Homo Deus: A Brief History of Tomorrow, by Yuval Noah Harari (Harper, 2015)
What does the future hold for humanity?
This is a question that many writers, artists, and thinkers have tried to answer. In fact, predicting the future is a sort of industry. Beyond sci-fi, serious writers have attempted to map out the future of our species in daring works of non-fiction. Yet Harari’s is one of the most believable.
Yuval Noah Harari is a historian, and his previous book, Sapiens, is one of my favourite books. In that text, he masterfully explored the entirety of our species’ history, and in this one he looks into the near future. He often makes bold claims, but then tempers them with caution that no one could know the future, as well as offering tempting evidence to support his ideas.
He starts off where the previous book left, by looking into the past. Here, he concludes – with the first of many seemingly shocking claims – that humans have defeated the problems that have tormented us since the dawn of time. We no longer suffer from disease, hunger, or war, he says. (Of course, he acknowledges that we do, but only in rather isolated cases and that, for example, more people die from eating too much than too little.)
For the first time in history, more people die today from eating too much than from eating too little; more people die from old age than from infectious diseases; and more people commit suicide than are killed by soldiers, terrorists, and criminals combined.
Thus, Harari turns to the future. If we have beaten the problems that have always plagued us, where now do we turn? We turn ourselves into gods, of course. That means humanity will in the future seek to achieve happiness, immortality, and divinity. (For some reason, he always lists his ideas and examples in sets of three.) This change, however, will not by conscious. We will not decide to do these things, but rather we will step-by-step graduate into them without realizing it, even if it happens quickly:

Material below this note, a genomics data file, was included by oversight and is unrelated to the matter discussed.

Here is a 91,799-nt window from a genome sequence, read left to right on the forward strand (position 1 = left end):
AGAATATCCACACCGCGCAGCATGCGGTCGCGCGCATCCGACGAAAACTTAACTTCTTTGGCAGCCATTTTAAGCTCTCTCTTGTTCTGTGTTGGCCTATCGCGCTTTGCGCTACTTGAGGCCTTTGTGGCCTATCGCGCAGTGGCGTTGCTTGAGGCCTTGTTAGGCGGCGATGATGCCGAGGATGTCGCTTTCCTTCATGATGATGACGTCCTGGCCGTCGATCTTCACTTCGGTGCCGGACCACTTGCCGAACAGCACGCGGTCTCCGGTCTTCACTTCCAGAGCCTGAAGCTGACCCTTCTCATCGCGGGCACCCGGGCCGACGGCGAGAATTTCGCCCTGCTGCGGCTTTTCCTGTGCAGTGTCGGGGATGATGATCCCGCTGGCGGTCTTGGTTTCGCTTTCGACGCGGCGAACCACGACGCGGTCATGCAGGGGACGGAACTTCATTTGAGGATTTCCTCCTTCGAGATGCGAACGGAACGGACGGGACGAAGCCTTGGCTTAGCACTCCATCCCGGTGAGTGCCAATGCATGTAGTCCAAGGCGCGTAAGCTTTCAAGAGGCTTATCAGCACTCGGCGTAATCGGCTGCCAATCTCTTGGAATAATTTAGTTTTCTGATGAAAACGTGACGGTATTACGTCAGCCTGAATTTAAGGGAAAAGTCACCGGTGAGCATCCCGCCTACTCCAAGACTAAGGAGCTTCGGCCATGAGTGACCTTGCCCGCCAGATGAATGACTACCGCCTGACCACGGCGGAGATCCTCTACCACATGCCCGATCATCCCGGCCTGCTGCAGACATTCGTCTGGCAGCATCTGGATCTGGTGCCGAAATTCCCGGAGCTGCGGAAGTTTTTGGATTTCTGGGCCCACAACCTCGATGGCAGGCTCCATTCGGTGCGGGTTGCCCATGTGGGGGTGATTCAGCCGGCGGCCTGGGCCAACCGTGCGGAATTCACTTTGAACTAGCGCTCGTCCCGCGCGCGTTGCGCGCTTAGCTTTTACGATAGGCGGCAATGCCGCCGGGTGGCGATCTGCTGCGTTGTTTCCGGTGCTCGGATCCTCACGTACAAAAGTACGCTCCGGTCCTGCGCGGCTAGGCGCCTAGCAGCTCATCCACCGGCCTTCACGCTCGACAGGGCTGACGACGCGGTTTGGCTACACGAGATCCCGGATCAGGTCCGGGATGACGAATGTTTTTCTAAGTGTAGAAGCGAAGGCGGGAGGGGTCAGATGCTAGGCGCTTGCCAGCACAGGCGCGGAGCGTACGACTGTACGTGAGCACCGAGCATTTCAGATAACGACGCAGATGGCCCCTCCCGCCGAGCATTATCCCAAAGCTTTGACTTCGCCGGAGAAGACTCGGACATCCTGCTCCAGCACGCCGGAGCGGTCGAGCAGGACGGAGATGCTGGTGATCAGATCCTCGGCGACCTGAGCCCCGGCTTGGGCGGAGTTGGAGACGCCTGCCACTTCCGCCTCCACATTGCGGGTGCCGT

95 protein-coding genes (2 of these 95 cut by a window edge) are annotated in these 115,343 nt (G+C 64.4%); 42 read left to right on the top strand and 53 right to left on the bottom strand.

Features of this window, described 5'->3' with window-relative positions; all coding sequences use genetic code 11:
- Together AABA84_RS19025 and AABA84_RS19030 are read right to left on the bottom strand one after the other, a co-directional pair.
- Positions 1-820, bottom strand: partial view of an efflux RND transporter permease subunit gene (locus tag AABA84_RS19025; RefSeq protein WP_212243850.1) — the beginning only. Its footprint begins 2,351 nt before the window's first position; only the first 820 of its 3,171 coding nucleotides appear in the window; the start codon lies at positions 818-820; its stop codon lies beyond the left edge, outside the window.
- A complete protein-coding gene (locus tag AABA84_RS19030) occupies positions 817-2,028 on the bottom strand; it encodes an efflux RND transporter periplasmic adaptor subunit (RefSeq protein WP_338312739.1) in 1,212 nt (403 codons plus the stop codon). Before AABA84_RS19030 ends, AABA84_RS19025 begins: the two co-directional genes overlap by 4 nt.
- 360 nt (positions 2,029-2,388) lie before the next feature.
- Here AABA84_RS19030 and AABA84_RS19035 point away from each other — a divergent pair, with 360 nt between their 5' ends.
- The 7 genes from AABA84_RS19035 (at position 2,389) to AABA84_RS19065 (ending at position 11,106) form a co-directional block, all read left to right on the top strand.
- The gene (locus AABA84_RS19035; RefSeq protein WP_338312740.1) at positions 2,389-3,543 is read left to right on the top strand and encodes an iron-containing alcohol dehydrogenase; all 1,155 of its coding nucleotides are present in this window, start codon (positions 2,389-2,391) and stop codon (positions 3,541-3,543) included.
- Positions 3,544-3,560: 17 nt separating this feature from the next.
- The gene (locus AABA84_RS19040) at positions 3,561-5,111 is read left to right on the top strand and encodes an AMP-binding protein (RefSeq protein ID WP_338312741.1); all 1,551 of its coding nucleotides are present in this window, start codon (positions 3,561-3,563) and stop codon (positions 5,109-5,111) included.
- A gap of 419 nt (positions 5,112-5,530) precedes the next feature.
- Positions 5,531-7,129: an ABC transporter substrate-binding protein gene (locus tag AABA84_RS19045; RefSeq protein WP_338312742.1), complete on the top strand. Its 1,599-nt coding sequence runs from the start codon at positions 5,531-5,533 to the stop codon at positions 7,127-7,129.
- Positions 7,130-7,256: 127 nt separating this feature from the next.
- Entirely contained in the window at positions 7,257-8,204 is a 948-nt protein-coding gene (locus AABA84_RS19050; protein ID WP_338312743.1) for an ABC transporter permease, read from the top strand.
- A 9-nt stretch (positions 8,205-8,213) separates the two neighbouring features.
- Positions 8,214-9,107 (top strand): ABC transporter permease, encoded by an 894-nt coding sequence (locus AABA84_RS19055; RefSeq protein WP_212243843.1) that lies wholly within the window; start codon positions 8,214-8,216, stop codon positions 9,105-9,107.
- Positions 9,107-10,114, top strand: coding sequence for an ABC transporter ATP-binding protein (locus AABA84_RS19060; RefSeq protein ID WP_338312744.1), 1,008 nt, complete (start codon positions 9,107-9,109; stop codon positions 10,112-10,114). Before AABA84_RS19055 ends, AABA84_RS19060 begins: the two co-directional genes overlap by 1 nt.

In pursuit of health, happiness, and power, humans will gradually change first one of their features and then another, and another, until they will no longer be humans.
The rest of the book sort of follows these ideas, but it wanders significantly into different but related territories. Structurally, it’s almost a stream-of-consciousness work as it wanders hither and thither, covering animal rights and artificial intelligence, the validity of human experience and the importance of data, and even speculating as to whether our world is real or just a simulation. He zips between the distant past, the present, and the decades to come in order to ask and answer questions about what we can expect humans to do.
Yet even if it goes off track a little, and is sometimes a bit repetitive, it is always readable. Harari knows how to explain very complex matters in simple language. He delves into deep science and philosophy, as well as areas from across the whole of human history, and the reader is not overwhelmed. It is a pleasure to follow his arguments.